Evolution of the Attention Span

Does technology affects concentration?


Digital cartoon created by Katie Kerrigan

According to one of Fara Wiles freshman classes, the many distractions include phone stimuli, phone notifications, and classroom peer conversations.

As the digital age develops, electronic-led lives are affecting young adults in more ways than initially realized. Always being connected to a screen, whether at home, school or on the street affects the ability to avoid distractions.

In a study conducted by Microsoft, the average attention span of teens and young adults in the year 2000 was 12 seconds. In 2016, the seconds reduced to eight; lower than a goldfish’s. The effects of this attention span reduction impact students in all areas of life, specifically the classroom. The ability to focus, multi-task, and remember things is deteriorating when compared to young adults just 10 years ago.

“I think teens today are constantly on sensory overload,” said VA/US and World History teacher Erin Lunenfeld. “They have so many things going on and so much access to stimulus on their phones.” 

Another study created by the George Lucas Educational Foundation has linked teen’s distracted phone use to lower, failing grades. With 54 percent of students confessing to using their phones in class, the inability to focus on one task without dividing attention affects retention, or information recall later for tests or assessments.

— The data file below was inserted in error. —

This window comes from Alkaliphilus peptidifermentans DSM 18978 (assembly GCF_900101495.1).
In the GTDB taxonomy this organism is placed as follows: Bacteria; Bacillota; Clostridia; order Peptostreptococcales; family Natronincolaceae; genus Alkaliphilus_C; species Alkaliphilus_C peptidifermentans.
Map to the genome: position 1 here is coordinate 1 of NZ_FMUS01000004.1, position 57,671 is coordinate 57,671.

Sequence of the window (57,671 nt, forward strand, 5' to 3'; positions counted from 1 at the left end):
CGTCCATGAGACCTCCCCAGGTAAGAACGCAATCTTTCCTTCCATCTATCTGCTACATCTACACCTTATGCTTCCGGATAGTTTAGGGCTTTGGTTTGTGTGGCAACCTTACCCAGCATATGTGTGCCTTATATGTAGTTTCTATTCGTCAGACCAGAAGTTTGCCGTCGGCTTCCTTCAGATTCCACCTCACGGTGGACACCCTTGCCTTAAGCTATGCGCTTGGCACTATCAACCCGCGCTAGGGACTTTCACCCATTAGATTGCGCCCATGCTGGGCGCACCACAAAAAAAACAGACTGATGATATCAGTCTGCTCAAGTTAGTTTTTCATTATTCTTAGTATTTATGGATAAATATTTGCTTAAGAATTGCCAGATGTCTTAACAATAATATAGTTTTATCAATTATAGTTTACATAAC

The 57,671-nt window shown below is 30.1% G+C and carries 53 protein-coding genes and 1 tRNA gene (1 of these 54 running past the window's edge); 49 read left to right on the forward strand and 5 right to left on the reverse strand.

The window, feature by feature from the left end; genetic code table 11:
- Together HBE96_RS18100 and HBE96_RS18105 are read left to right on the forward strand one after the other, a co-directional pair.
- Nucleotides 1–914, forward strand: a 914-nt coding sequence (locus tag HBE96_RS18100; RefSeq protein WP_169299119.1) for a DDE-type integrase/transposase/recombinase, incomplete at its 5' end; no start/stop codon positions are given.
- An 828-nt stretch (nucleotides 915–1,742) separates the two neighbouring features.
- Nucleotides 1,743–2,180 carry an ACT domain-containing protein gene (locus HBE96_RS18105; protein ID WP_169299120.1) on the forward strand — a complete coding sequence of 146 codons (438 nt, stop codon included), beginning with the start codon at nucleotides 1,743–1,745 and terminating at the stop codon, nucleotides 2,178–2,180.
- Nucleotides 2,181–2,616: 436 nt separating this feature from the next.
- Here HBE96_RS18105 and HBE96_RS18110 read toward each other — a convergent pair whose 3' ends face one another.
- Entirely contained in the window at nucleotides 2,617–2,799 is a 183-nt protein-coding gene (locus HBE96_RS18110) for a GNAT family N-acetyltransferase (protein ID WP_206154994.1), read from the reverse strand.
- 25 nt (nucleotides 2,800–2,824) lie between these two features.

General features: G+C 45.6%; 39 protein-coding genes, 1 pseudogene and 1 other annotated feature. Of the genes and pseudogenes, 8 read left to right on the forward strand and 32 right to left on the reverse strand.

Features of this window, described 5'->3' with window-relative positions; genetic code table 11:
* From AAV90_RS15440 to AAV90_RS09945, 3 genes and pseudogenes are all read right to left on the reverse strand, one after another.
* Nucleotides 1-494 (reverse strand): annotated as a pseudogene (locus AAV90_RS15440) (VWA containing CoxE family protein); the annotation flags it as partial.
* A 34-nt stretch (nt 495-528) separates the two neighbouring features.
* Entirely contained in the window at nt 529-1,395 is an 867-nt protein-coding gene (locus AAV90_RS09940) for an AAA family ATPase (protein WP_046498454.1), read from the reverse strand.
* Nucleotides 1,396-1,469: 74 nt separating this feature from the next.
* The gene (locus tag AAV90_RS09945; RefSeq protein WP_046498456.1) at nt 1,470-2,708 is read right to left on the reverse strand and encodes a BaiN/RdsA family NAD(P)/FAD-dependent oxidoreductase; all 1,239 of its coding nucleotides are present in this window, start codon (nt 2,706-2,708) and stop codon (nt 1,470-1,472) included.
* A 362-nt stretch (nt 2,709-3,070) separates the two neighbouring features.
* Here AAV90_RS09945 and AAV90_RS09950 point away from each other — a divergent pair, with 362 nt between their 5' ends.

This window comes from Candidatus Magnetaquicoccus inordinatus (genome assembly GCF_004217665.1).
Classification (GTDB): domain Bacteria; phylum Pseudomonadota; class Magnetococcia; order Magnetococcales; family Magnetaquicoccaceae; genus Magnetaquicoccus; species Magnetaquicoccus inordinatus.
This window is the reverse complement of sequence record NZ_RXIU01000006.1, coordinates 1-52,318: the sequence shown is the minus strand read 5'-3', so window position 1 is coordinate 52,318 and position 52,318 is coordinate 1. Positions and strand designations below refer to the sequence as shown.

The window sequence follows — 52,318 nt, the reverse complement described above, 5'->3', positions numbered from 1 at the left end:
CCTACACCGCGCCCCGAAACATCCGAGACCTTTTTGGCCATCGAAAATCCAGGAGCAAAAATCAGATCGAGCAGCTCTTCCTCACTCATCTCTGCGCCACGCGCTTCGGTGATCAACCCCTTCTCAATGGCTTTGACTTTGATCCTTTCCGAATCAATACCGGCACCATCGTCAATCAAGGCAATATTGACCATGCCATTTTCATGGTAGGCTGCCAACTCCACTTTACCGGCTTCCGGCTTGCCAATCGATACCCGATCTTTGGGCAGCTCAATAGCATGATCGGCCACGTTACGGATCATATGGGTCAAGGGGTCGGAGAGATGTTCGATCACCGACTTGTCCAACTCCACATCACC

“It can be difficult keeping students’ attention… it is hard competing against cell phones,” said Economics and Sociology teacher Kristen Hager. “I believe students have more access to distractions in the classroom.”

Outside of phones, Pew Research center has noted 45 percent of young adults are online constantly, in comparison to only 24 percent in 2014. However, the average web page visit now only lasts 8 to 20 seconds, with only 20 percent of the website’s content being read. 

“I try to organize my class so that students don’t have to sit and listen for too long on any given day,” said Lunenfeld. “I also try to connect with my students and keep the content relevant, in an attempt to keep their attention.”

Although the endless stream of notifications seriously impacts concentration, there are ways to help maintain focus. Putting away and silencing cell phones, restricting access to irrelevant sites, and limiting audible electronic interruptions (such as TVs) are simple ways to control electronic distractors. 

“It’s more of an everyday thing now,” said freshman Akeeb Kalan. “You don’t always realize you’re being distracted.”